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Varadkar wants to set 31 March as a deadline to end almost all legal Covid restrictions

The EU Digital Covid Cert would be still needed for international travel in Europe.

Image: Alamy Stock Photo

Updated Jan 18th 2022, 5:55 PM

TÁNAISTE LEO VARADKAR has told a meeting of the Fine Gael parliamentary party that he hopes all restrictions, including the domestic use of Covid passes for pubs and restaurants, will be lifted by the end of March.

He expressed his wish to set 31 March as a deadline to end almost all legal restrictions. 

Varadkar noted we may have to keep some measures another while longer such as mask wearing in crowded places, staying at home when symptomatic and Covid passes for international travel.

Emergency Covid legislation which underpins the restrictions falls on 31 March.  

Earlier today, Health Minister Stephen Donnelly said that while there is a provision to extend the emergency powers by three months, the health minister has said there is a need to relinquish the emergency powers.

“I think it’s likely that that measures will come in before the end of the month,” Donnelly told RTÉ’s News at One.

Donnelly said he hopes the legislation will lapse at the end of March, stating that it is possible mask wearing on public transport and in shops will also fall by April.

“These are emergency powers. It’s emergency legislation, there’s a sunset clause, which is really important,” he said adding that the hope is come the end of March the emergency powers will no longer be needed.

The health minister also raised the possibility of some restrictions on hospitality and live events being eased by this weekend. 

Donnelly said he believes government will decide to move ahead with the easing of some the restrictions before the end of the month.

Speaking about the progress made, the Tánaiste said the fact that Omicron is less severe and that a high level of immunity has built up due to vaccination and infection. 

This meant that hospitalisations, ICU numbers and deaths did not increase to the same extent as in previous waves, he said.

He said this gives a strong degree of confidence that we can ease restrictions quickly over the next few weeks.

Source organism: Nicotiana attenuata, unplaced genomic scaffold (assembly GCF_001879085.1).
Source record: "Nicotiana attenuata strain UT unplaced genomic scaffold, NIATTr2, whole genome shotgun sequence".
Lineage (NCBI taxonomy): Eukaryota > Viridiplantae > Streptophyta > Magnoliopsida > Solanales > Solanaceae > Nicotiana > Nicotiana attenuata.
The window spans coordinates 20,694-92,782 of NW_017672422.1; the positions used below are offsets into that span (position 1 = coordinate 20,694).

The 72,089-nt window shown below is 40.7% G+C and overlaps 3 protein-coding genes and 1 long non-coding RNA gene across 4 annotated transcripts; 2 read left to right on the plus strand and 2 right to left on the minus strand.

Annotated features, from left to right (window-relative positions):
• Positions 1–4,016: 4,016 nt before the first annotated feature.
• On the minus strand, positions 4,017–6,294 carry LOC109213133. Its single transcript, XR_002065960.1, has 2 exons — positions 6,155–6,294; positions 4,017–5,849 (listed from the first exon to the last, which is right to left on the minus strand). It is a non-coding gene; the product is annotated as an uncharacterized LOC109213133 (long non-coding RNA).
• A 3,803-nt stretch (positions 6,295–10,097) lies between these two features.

He said that by and large, the government has got most things right which he said is evident from case fatality ratios, the number of deaths per million in population, the number of people in hospital per million, the percentage of people vaccinated and the impact on our economy and public finances. 

Ireland has performed very well by European and world standards by almost every measure, he told members, later speaking about how difficult Ireland’s restrictions have been on social life particularly for young adults and single people.

Varadkar said we must continue to be prepared for a new severe variant of concern later in the year and that means being prepared for another round of vaccination if that’s necessary, as well being able to switch back on test/trace/isolate programmes. T

He also mentioned investing in improved air quality in buildings and continued increases in hospital bed capacity and ICUs.

Easing restrictions

Those working in hospitality have called for the 8pm closing time to be scrapped this week, rather than waiting for easing the rules on 30 January. 

Donnelly said if the advice from the public health experts allows for the easing of restrictions, the government will “move as quickly as we can”.

“We have to ease the burden on people,” he said, adding that those in hospitality and the live events sector have suffered a lot under the current rules. 

“Anything we can do to ease the burden quickly will be looked at seriously by government,” he said.

He said restrictions will be ended “the moment the public health rationale goes for them”.

Referencing the Six Nations matches, he said there is nothing he would like more than to hear the roar of 50,000 people at the start of February.

“These things are being looked at at the moment and again, we’ve just got to get the balance right… what people are saying to me is yes, yes of course we need to move forward and we need to put Omicron behind us. But don’t be foolish, don’t move too quickly, in a way that causes risks,” he said.

Donnelly told RTÉ’s News at One that the numbers in ICU have remained steady, adding that they now believe the country has moved beyond the peak of the Omicron infection. 

Conversations are currently underway across government to lift restrictions as soon as possible, he said.

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Return to normal life

“What I want to see, what we all want to see, is the quickest possible return to normal life and the the lifting of all of the restrictions where possible,” he added, stating that it has to be done in a safe and balanced way.

While it had been expected that Cabinet would not make a decision on easing restrictions until next week, government sources have said a Friday Cabinet meeting is “not out of the question”. 

An an early easing of restrictions before the end of the month was not being ruled out as of last night, amid calls from those in hospitality calling for a rule change before February.

Separately, Minister of State for Public Procurement and e-Government Ossian Smyth said there are no plans for the use of the Digital Covid Certificate updated with booster shot information to be used domestically in areas such as hospitality.

He said he does not want to see the passes being needed on an ongoing basis for areas such as hospitality.

Speaking on RTÉ’s Today with Claire Byrne programme, Covid passes will still be needed for international travel, stating that it’s important that all Covid certificates are updated by 1 February, as that is the date when new EU travel rules come into force.

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